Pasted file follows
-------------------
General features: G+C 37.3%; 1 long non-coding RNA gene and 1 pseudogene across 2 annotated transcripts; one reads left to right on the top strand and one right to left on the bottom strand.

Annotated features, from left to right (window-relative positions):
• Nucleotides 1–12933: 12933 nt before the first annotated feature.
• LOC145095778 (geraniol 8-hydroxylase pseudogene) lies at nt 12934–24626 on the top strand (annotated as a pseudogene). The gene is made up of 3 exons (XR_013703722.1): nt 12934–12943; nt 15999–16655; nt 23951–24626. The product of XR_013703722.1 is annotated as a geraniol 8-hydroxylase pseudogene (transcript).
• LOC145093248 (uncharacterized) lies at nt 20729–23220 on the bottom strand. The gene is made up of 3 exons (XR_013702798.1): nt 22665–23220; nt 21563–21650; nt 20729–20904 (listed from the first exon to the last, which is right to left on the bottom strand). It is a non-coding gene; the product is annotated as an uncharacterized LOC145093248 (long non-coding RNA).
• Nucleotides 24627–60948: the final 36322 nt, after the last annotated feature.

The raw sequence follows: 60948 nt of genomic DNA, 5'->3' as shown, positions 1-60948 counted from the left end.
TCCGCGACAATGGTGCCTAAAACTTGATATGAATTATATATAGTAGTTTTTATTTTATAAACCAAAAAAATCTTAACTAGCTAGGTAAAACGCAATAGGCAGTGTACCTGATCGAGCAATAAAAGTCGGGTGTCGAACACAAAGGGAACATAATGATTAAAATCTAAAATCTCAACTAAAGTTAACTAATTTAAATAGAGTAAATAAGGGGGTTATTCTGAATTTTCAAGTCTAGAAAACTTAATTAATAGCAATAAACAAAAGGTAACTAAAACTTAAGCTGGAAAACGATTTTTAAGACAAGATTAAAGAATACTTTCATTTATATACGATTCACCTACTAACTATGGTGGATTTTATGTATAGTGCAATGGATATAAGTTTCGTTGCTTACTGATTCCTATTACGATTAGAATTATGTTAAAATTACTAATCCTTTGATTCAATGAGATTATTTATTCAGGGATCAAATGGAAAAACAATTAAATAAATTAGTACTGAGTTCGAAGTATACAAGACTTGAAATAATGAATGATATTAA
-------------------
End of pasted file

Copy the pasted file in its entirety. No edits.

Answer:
General features: G+C 37.3%; 1 long non-coding RNA gene and 1 pseudogene across 2 annotated transcripts; one reads left to right on the top strand and one right to left on the bottom strand.

Annotated features, from left to right (window-relative positions):
• Nucleotides 1–12933: 12933 nt before the first annotated feature.
• LOC145095778 (geraniol 8-hydroxylase pseudogene) lies at nt 12934–24626 on the top strand (annotated as a pseudogene). The gene is made up of 3 exons (XR_013703722.1): nt 12934–12943; nt 15999–16655; nt 23951–24626. The product of XR_013703722.1 is annotated as a geraniol 8-hydroxylase pseudogene (transcript).
• LOC145093248 (uncharacterized) lies at nt 20729–23220 on the bottom strand. The gene is made up of 3 exons (XR_013702798.1): nt 22665–23220; nt 21563–21650; nt 20729–20904 (listed from the first exon to the last, which is right to left on the bottom strand). It is a non-coding gene; the product is annotated as an uncharacterized LOC145093248 (long non-coding RNA).
• Nucleotides 24627–60948: the final 36322 nt, after the last annotated feature.

The raw sequence follows: 60948 nt of genomic DNA, 5'->3' as shown, positions 1-60948 counted from the left end.
TCCGCGACAATGGTGCCTAAAACTTGATATGAATTATATATAGTAGTTTTTATTTTATAAACCAAAAAAATCTTAACTAGCTAGGTAAAACGCAATAGGCAGTGTACCTGATCGAGCAATAAAAGTCGGGTGTCGAACACAAAGGGAACATAATGATTAAAATCTAAAATCTCAACTAAAGTTAACTAATTTAAATAGAGTAAATAAGGGGGTTATTCTGAATTTTCAAGTCTAGAAAACTTAATTAATAGCAATAAACAAAAGGTAACTAAAACTTAAGCTGGAAAACGATTTTTAAGACAAGATTAAAGAATACTTTCATTTATATACGATTCACCTACTAACTATGGTGGATTTTATGTATAGTGCAATGGATATAAGTTTCGTTGCTTACTGATTCCTATTACGATTAGAATTATGTTAAAATTACTAATCCTTTGATTCAATGAGATTATTTATTCAGGGATCAAATGGAAAAACAATTAAATAAATTAGTACTGAGTTCGAAGTATACAAGACTTGAAATAATGAATGATATTAA